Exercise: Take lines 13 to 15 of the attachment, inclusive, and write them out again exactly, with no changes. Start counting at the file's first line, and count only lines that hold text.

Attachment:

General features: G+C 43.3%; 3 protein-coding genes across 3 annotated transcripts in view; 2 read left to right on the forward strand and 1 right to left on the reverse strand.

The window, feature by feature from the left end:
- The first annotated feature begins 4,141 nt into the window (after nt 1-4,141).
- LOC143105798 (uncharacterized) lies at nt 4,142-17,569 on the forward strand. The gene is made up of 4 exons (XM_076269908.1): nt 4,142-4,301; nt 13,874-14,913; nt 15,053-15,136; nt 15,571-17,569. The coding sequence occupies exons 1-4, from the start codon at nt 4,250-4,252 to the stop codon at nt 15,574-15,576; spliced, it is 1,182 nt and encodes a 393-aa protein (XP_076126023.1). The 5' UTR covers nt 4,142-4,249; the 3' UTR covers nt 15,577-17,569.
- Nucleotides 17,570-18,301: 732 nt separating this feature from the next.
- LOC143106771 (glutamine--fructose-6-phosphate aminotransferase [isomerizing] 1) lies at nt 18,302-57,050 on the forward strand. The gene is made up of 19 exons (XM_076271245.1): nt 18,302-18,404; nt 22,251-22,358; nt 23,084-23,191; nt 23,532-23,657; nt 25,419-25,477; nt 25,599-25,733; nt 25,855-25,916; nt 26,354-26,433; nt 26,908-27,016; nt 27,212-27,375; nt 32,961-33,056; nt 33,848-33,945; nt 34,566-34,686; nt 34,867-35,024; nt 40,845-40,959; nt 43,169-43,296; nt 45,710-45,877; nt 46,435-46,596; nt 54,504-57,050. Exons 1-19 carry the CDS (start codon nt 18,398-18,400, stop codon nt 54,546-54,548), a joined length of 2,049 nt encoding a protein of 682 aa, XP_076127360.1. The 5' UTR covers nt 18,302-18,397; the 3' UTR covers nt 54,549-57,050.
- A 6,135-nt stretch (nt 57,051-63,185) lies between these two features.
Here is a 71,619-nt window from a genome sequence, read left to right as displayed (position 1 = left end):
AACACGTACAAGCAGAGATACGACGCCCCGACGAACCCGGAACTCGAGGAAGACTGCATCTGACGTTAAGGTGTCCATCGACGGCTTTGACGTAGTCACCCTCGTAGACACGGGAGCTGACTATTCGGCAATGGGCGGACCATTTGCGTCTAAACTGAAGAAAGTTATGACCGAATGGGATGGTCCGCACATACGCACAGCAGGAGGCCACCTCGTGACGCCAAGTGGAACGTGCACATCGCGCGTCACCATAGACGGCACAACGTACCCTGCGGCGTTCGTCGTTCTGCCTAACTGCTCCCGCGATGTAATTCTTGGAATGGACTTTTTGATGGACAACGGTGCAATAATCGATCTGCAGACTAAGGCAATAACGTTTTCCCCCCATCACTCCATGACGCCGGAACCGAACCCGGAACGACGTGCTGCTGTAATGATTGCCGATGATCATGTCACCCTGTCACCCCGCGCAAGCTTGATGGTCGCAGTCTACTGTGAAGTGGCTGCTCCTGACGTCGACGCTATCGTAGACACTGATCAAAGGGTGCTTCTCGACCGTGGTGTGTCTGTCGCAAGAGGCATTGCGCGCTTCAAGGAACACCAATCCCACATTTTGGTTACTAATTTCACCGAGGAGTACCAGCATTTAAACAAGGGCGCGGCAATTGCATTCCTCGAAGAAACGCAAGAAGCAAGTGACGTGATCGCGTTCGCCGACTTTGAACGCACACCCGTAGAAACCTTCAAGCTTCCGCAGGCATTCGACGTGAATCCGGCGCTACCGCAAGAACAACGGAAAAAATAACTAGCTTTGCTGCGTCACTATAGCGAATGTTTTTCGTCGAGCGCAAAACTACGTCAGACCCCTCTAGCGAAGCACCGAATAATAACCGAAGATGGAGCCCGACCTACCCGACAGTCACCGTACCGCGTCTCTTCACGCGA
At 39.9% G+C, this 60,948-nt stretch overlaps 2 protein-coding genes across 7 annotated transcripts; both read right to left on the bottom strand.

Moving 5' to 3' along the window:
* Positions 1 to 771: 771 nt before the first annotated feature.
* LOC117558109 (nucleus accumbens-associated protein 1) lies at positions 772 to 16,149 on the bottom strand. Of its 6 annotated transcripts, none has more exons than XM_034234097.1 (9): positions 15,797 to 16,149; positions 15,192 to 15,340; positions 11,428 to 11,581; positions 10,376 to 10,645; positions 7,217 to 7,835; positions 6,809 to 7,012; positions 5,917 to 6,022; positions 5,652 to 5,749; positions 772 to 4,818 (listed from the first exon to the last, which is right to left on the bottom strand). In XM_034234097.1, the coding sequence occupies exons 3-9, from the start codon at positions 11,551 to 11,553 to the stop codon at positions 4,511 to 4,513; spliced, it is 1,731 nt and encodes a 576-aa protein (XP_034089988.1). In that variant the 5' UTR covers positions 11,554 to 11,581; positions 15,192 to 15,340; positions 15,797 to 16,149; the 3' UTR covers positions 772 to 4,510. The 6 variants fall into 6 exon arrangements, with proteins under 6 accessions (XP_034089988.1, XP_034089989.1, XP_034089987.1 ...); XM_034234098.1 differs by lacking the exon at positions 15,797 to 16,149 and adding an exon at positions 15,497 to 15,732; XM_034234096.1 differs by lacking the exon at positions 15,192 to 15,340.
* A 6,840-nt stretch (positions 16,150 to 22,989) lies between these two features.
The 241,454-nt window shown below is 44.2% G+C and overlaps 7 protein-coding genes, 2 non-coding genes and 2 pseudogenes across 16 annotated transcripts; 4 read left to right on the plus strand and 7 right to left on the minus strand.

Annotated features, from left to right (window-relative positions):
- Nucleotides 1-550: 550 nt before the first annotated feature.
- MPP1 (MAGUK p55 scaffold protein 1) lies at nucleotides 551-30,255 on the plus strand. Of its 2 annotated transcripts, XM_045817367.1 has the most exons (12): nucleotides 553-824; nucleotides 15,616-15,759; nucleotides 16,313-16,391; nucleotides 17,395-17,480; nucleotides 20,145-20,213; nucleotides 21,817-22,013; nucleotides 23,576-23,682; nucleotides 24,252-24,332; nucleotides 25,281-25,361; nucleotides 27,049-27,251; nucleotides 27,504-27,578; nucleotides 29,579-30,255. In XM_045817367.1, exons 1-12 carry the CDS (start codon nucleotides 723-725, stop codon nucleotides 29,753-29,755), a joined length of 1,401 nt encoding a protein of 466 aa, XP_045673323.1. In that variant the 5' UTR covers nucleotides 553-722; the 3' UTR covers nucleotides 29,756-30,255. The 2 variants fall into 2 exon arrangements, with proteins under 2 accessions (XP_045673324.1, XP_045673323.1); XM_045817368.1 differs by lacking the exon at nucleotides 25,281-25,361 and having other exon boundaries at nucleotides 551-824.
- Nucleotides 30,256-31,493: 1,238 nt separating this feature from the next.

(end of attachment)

* LOC117558109 (nucleus accumbens-associated protein 1) lies at positions 772 to 16,149 on the bottom strand. Of its 6 annotated transcripts, none has more exons than XM_034234097.1 (9): positions 15,797 to 16,149; positions 15,192 to 15,340; positions 11,428 to 11,581; positions 10,376 to 10,645; positions 7,217 to 7,835; positions 6,809 to 7,012; positions 5,917 to 6,022; positions 5,652 to 5,749; positions 772 to 4,818 (listed from the first exon to the last, which is right to left on the bottom strand). In XM_034234097.1, the coding sequence occupies exons 3-9, from the start codon at positions 11,551 to 11,553 to the stop codon at positions 4,511 to 4,513; spliced, it is 1,731 nt and encodes a 576-aa protein (XP_034089988.1). In that variant the 5' UTR covers positions 11,554 to 11,581; positions 15,192 to 15,340; positions 15,797 to 16,149; the 3' UTR covers positions 772 to 4,510. The 6 variants fall into 6 exon arrangements, with proteins under 6 accessions (XP_034089988.1, XP_034089989.1, XP_034089987.1 ...); XM_034234098.1 differs by lacking the exon at positions 15,797 to 16,149 and adding an exon at positions 15,497 to 15,732; XM_034234096.1 differs by lacking the exon at positions 15,192 to 15,340.
* A 6,840-nt stretch (positions 16,150 to 22,989) lies between these two features.
The 241,454-nt window shown below is 44.2% G+C and overlaps 7 protein-coding genes, 2 non-coding genes and 2 pseudogenes across 16 annotated transcripts; 4 read left to right on the plus strand and 7 right to left on the minus strand.